North Carolina forward Billy Schuler started the 2010 soccer season knowing he was walking a tightrope. He’d injured his shoulder during the summer and rested but had been told that surgery was the only sure way to fully fix it. He thought he could delay that by gutting it out for his junior season and avoiding any further damage.
A collision with Seton Hall’s goalkeeper in an early-September victory ended that plan.
“I hurt it really bad again, and I knew I’d need more time off,” Schuler said. “I didn’t want to have to go through the season like that. I decided it was best to take care of it then.”
Schuler redshirted and had the operation. His injury was one of several that the Tar Heels had to deal with through the 2010 season. It didn’t stop them from making their third consecutive appearance in the College Cup, where they fell in the semifinals to Louisville.
Now, a year after the injury that forced him to sit out a season, Schuler has returned at nearly full force.
“My shoulder is back to feeling 100 percent, but I’m still getting my feet really underneath me,” Schuler said of being in game shape. “For as long as I was out — six months — I knew it would take a while to where I fully got my fitness back.”
If the first three games of this season represent Schuler at less than 100 percent, then look out ACC. The junior was named player of the week both nationally — by the National Soccer Coaches Association of America — and in the league. He scored in each of the Tar Heels’ first three games — victories over UNC Wilmington, Oregon State and then-No. 1 Louisville. North Carolina’s 2-1 win against the Cardinals came Sunday, almost a year to the day of Schuler’s season-ending injury.
“We didn’t see it as revenge,” Schuler said of the rematch of last season’s national semifinal. “It was just a big game that we had to take care of. But I was as excited as ever. We competed really hard and dictated tempo for a lot of the game. As a team we played amazingly well, but we have our first ACC game coming up, so we have a lot ahead of us.”
That league opener will be Saturday at Virginia Tech. Sure, the Tar Heels were picked to finish first in the ACC while the Hokies were projected to finish last, but the Heels go to Blacksburg, Va., with a wariness about having a target on their backs, although they are used to that feeling.
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“You can never underestimate any team in the ACC,” Schuler said. “Whether a team is having an up or down year, you know it’s going to be a huge game for them facing us, and they will come completely psyched up.”
The win over Louisville propelled UNC to No. 1 in the NSCAA poll, with ACC rival Maryland at No. 2. Also ranked from the league are No. 8 Boston College and No. 24 Virginia.
Duke was No. 23 in the preseason but has started 1-3. The Blue Devils lost this past weekend to now-No. 6 UC Santa Barbara — one of the Big West teams who are making noise early this season — and SMU. On Friday, Duke will try to right the ship against visiting Virginia.
While Duke is off to a struggling start, Maryland and Boston College — like North Carolina — are undefeated. They will be the marquee matchup of the ACC openers, as the Terps host the Eagles on Friday night. Maryland, which won the ACC tournament title last year before being upset in the NCAA quarterfinals by Michigan, is a two-time NCAA champion.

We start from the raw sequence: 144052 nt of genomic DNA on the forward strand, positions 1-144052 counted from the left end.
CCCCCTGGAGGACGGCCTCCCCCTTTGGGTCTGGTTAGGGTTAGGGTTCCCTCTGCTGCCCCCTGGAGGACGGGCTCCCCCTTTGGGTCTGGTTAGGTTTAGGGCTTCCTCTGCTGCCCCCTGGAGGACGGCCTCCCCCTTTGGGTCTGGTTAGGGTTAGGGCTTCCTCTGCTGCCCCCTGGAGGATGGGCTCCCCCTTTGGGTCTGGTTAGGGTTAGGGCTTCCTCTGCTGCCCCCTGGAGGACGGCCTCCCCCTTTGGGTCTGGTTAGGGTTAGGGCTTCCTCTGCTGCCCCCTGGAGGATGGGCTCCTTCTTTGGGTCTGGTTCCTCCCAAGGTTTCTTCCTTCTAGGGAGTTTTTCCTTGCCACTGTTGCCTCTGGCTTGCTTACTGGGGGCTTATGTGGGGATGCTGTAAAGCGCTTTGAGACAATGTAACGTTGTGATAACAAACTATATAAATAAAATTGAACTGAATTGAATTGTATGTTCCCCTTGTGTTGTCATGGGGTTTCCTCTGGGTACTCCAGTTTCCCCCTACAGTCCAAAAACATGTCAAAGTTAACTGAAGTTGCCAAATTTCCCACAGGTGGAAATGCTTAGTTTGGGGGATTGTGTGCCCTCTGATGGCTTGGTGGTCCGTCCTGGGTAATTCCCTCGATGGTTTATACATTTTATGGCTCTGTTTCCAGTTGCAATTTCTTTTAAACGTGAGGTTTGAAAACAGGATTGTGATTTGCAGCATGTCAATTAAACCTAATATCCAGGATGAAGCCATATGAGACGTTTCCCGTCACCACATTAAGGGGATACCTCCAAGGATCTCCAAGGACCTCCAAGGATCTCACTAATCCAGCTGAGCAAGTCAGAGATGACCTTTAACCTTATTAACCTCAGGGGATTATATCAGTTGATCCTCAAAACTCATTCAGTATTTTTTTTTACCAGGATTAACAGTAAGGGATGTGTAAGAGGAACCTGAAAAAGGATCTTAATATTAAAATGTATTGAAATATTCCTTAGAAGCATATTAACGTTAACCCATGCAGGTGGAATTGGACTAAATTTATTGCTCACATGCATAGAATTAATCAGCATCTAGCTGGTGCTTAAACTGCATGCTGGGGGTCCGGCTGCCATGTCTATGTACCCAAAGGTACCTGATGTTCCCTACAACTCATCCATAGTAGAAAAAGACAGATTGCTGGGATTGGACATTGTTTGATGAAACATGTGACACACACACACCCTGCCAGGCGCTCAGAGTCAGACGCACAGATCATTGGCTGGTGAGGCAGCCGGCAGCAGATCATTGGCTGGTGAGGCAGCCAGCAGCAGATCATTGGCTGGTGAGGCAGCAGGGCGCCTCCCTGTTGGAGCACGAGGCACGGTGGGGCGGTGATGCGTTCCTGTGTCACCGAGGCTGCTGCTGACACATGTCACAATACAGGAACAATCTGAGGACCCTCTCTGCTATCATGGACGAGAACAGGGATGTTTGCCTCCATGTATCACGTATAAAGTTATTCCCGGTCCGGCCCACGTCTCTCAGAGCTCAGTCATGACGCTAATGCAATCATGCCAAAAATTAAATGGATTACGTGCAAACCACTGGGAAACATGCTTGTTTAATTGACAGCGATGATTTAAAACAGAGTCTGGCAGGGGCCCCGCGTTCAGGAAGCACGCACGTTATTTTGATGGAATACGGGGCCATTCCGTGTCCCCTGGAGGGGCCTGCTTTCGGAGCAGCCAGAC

That ACC tournament final last year between the Terps and Tar Heels was in Cary, N.C., one of the games Schuler had to watch while cheering on his teammates but also gritting his teeth that he wasn’t on the field.
“I was so happy for the entire team, especially the way we got to the Final Four,” Schuler said, “but it was really hard to be on the sidelines.”
That’s not a place where he’d spent much time in his soccer career. Schuler, who’s from Allentown, N.J., played his senior season of high school at Edison Academy in Bradenton, Fla. He graduated in December and enrolled for spring semester at North Carolina to be fully prepared for his freshman year.
He started 16 games as a rookie on a Carolina team that fell to Maryland in the national championship. His sophomore season, he had nine goals and five assists in a season that ended in nearby Cary with a national-semifinal loss to Akron on penalty kicks.
So far this season, the 5-foot-11 Schuler has four goals, with sophomore teammate Rob Lovejoy adding three.
North Carolina won its only NCAA title in 2001 under longtime coach Elmar Bolowich. He left this past winter, though, for Creighton. His former assistant, Carlos Somoano, has stepped in as the head coach after nine seasons in Chapel Hill.
The ACC has other “fixtures” coaching. Boston College’s Ed Kelly is in his 24th season with the Eagles. Sasho Cirovski, in his 18th season with the Terps, got his 300th career victory Sunday when Maryland defeated Radford. George Gelnovatch took over at Virginia in 1996 after starting as an assistant at his alma mater in 1989. Jay Vidovich is in his 26th season at Wake Forest, his 18th as head coach.
The UNC administration thought Somoano was well-prepared to join the ranks as an ACC head coach, and Schuler said the Tar Heels’ players backed that decision heartily.
“We were so fortunate to have Carlos stay with us,” Schuler said. “We all wanted him to get the job. He’s brought some new ideas into the program, and it’s been really good so far.”
Mechelle Voepel is a columnist for ESPN.com. She can be reached at firstname.lastname@example.org.
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